The Westminster Confession's second paragraph on Creation fittingly centers on mankind. An important emphasis is on the distinctiveness of mankind versus the other creatures. One of the great problems with the evolutionary dogma so dominant in our culture today is that it strips mankind of the special dignity that comes with being made in God's image. It is interesting that the Confession itself does not deal directly with the details of Genesis 2:7, "the LORD God formed the man of dust from the ground and breathed into his nostrils the breath of life, and the man became a living creature."  The Larger Catechism is very clear, however, that "God formed the body of the man of the dust of the ground, and the woman of the rib of the man" (WLC 17), which clearly rules out any theory of evolutionary processes involved in the creation of Adam and Eve.

Whereas the secular humanist would have mankind look downward to the beasts for his identity, the Bible would have man look upwards to God. Psalm 8:5-8, for instance, places Adam in a mediating position between the angels and the lower created order: "you have made him a little lower than the heavenly beings and crowned him with glory and honor. You have given him dominion over the works of your hands; you have put all things under his feet, all sheep and oxen, and also the beasts of the field, the birds of the heavens, and the fish of the sea." Notice that while Adam is placed between the heavenly beings and the earthly beasts, his identity is found above rather than below. He was made "a little lower than the heavenly beings" rather than a little above the beasts. Moreover, Adam was invested with authority on God's behalf to rule the creatures of the earth. This doctrine makes a world of difference in how we think about ourselves. We are special among all the other beings of the earth, "crowned with glory and honor," and have special obligations to God as his vicegerents in the world.

The Bible's teaching on creation further assails the secularist mindset in the clear ordering of the beings that God made. Neo-pagan culture is determined to eradicate all biblical distinctions: the distinction between God and man, male and female, humankind and the beasts, good and evil, etc.  But the Bible's teaching establishes a clear order. What a mistake it is, therefore, when Christians think it helps our witness by downplaying the Bible's distinctions, especially when it comes to gender. Instead, we bear testimony to God the Creator by wholesomely emphasizing the gender pattern which is essential to God's good design in Creation. Christians should therefore not accommodate the cultural demand that men and women be treated as if they are the same. At the same time, the Bible does clearly show the fundamental unity and shared dignity of men and women within humanity. Similarly, the Confession emphasizes that man was made with a God-given awareness of moral truth. There is good and evil and mankind was made to know them, "having the law of God written in their hearts."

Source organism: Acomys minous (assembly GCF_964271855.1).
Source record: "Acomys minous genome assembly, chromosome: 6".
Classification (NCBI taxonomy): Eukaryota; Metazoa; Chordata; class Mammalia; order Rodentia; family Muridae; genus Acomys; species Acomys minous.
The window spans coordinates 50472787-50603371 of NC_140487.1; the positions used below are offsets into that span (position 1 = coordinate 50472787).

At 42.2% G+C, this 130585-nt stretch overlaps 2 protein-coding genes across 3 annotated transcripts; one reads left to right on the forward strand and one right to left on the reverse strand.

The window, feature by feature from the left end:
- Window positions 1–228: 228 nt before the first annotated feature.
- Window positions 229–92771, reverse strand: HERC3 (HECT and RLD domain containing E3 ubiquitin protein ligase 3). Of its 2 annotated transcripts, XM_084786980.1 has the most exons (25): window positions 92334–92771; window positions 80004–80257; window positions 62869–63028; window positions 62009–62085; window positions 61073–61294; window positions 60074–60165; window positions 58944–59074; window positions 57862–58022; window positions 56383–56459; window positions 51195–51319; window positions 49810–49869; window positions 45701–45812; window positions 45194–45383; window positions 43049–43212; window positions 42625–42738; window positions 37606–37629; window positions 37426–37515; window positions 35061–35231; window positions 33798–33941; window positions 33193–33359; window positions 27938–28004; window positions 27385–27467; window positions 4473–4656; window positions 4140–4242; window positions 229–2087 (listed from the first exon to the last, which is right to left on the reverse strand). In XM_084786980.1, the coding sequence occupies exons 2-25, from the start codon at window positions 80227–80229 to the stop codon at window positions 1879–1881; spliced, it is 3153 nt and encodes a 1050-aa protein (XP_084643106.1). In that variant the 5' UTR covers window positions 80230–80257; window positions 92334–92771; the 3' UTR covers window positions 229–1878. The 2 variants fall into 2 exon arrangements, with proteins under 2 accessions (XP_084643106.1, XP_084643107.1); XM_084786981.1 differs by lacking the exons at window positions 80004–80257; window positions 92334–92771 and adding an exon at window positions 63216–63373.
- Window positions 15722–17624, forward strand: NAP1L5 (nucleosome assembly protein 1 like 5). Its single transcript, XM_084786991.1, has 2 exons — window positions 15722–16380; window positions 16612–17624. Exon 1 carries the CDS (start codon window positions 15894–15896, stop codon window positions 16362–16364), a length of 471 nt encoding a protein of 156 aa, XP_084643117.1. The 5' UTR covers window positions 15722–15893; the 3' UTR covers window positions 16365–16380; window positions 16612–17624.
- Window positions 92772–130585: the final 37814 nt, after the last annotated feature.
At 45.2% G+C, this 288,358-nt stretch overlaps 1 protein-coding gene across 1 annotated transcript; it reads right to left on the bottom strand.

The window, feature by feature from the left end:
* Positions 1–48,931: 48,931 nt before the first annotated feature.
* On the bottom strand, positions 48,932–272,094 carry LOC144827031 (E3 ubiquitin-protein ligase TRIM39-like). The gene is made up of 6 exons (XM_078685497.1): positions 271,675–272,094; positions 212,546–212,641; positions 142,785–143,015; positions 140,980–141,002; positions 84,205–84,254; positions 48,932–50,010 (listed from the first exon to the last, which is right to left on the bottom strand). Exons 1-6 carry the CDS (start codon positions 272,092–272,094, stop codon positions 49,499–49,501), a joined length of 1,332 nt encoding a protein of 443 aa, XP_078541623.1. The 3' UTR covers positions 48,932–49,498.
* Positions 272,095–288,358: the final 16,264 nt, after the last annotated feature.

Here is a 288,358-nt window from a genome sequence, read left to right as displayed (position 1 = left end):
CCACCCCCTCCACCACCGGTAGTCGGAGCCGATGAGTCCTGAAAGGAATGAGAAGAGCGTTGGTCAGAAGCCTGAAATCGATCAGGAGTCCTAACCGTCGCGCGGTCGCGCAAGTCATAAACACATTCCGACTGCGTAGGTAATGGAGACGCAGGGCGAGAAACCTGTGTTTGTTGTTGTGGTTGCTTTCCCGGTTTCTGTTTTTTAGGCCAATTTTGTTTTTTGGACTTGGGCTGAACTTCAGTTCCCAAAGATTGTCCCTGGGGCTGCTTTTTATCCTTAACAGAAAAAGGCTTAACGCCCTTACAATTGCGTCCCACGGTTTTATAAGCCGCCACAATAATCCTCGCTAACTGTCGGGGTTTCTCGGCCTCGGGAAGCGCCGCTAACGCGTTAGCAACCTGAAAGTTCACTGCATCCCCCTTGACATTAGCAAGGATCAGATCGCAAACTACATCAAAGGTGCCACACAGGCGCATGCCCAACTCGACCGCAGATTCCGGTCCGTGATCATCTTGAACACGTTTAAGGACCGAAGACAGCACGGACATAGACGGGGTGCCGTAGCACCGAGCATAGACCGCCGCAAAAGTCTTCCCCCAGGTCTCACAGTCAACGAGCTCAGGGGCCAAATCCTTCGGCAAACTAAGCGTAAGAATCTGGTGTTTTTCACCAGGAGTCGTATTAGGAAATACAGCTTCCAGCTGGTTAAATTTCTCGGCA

The Confession presents a strong doctrine of mankind as bearing the image of God. By stating that men and women were created "with reasonable and immortal souls," the divines point out that mankind was made to understand and know God.  We were created to worship and were obliged by our creation to obey and glorify God.  

CHapter 4.1, Part Three

i. It pleased God the Father, Son, and Holy Ghost, for the manifestation of the glory of his eternal power, wisdom, and goodness, in the beginning, to create, or make of nothing, the world, and all things therein whether visible or invisible, in the space of six days; and all very good.

In considering the What of Creation, the Confession states that God was pleased "to create, or make of nothing, the world, and all things therein whether visible or invisible." It is false to say that Creation came from nothing, since the Bible teaches that the Creation came from God.  Rather, God made the universe out of nothing, ex nihilo. The Bible says that God created simply by means of his speech, saying, "Let there be" (Gen. 1:3, 6, 14). Jesus wielded this same power of the Creator when he stood before the stormy seas and raging winds, crying out, "Peace!  Be still!" (Mk. 4:39). Peter tells us that God's same mighty Word goes forth in the recreating act of salvation: "you have been born again, not of perishable seed but of imperishable, through the living and abiding word of God" (1 Pet. 1:23; see also 2 Cor. 4:6).    

When we read that God created "the world, and all things therein whether visible or invisible," the Confession rules out any doctrine of macroevolution. Some Christians affirm that God got creation started, but then ordained that the process of evolution would actually bring the various species into being. To the contrary, however, the Bible teaches that God directly created all the various kinds of creatures. "And God said, 'Let the earth bring forth living creatures according to their kinds - livestock and creeping things and beasts of the earth according to their kinds'" (Gen. 1:24). Some Christians will urge that God's approach in doing this may still have been evolutionary. This approach is intended to remove the conflict between Bible-believing Christians and the secular dogma of evolution.